1. Basics of House Property Tax
A house property could be your home, an office, a shop, a building or some land attached to the building like a parking lot. The Income Tax Act does not differentiate between a commercial and residential property. All types of properties are taxed under the head ‘income from house property’ in the income tax return. An owner for the purpose of income tax is its legal owner, someone who can exercise the rights of the owner in his own right and not on someone else’s behalf.
When a property is used for the purpose of business or profession or for carrying out freelancing work – it is taxed under the ‘income from business and profession’ head. Expenses on its repair and maintenance are allowed as business expenditure.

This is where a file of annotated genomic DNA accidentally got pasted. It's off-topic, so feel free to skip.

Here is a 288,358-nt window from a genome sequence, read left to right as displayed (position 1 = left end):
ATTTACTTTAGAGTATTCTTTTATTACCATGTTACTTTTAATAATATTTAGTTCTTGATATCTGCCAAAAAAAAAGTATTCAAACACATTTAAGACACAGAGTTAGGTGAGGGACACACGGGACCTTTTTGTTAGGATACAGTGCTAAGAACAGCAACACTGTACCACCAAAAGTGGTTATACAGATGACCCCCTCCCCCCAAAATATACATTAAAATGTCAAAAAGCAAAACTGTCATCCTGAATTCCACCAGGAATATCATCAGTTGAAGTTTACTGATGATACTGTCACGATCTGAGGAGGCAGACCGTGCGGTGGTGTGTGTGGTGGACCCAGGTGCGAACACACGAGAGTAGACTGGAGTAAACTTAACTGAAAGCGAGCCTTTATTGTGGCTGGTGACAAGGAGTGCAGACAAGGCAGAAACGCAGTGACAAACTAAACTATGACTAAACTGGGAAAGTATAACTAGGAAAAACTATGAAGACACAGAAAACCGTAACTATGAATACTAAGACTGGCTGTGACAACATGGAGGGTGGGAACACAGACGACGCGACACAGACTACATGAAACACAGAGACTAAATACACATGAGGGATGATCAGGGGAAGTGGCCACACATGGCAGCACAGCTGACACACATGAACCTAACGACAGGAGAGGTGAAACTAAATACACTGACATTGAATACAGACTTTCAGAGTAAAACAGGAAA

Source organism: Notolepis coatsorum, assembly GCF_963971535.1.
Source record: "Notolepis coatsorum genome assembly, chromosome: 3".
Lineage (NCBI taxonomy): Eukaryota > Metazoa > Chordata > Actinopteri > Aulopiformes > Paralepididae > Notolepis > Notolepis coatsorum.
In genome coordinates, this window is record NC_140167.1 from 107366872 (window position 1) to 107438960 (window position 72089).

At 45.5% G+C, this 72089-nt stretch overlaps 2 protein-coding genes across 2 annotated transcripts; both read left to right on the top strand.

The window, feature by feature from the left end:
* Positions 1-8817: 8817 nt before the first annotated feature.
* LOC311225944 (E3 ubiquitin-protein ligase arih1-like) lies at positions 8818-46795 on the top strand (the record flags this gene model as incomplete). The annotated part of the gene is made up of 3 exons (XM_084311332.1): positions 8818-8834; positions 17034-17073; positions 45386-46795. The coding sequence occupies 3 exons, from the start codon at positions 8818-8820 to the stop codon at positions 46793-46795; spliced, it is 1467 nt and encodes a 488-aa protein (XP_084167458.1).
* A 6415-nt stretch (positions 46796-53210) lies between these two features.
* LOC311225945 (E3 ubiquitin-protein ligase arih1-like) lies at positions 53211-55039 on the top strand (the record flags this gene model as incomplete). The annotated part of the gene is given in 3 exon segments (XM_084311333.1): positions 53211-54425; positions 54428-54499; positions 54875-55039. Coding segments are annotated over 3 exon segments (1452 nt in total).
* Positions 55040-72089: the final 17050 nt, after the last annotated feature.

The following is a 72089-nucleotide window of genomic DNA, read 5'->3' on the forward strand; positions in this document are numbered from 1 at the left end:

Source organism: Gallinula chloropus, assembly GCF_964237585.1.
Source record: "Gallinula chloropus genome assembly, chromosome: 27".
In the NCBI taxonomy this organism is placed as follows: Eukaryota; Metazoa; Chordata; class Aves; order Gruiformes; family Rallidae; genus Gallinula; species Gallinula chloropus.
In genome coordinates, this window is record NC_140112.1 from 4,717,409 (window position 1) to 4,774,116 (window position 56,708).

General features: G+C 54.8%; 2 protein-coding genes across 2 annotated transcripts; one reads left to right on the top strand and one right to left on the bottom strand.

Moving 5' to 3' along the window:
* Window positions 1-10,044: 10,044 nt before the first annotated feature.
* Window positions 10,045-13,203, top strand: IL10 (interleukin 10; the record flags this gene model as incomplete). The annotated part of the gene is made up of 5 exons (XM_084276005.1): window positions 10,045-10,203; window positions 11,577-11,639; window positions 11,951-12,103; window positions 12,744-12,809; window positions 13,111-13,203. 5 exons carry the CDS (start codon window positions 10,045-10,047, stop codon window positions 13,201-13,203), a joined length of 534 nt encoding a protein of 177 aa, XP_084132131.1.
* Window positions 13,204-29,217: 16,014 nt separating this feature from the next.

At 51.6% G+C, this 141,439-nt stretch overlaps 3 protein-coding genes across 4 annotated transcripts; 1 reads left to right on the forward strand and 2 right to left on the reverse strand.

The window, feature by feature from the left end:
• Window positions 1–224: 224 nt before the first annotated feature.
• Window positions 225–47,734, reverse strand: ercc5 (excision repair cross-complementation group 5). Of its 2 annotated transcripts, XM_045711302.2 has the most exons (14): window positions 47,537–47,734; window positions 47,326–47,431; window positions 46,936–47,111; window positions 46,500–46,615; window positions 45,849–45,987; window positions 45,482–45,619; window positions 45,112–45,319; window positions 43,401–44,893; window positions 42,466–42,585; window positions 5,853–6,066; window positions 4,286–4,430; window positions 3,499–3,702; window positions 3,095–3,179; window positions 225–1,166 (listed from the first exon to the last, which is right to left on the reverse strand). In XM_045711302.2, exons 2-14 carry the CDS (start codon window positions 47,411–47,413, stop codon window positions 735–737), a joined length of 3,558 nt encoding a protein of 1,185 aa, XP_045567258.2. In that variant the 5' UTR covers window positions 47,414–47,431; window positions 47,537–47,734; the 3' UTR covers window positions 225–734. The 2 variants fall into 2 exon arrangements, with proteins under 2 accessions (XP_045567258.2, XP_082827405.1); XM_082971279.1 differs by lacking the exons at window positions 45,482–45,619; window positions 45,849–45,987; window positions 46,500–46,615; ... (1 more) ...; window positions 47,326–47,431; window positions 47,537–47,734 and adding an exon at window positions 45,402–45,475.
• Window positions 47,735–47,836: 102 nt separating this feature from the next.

a. Self-Occupied House Property
A self-occupied house property is used for one’s own residential purposes. This may be occupied by the taxpayer’s family – parents and/or spouse and children. A vacant house property is considered as self-occupied for the purpose of Income Tax.
Prior to FY 2019-20, if more than one self-occupied house property is owned by the taxpayer, only one is considered and treated as a self-occupied property and the remaining are assumed to be let out. The choice of which property to choose as self-occupied is up to the taxpayer.
For the FY 2019-20 and onwards, the benefit of considering the houses as self-occupied has been extended to 2 houses. Now, a homeowner can claim his 2 properties as self-occupied and remaining house as let out for Income tax purposes.
b. Let Out House Property
A house property which is rented for the whole or a part of the year is considered a let out house property for income tax purposes
c. Inherited Property
An inherited property i.e. one bequeathed from parents, grandparents etc again, can either be a self occupied one or a let out one based on its usage as discussed above.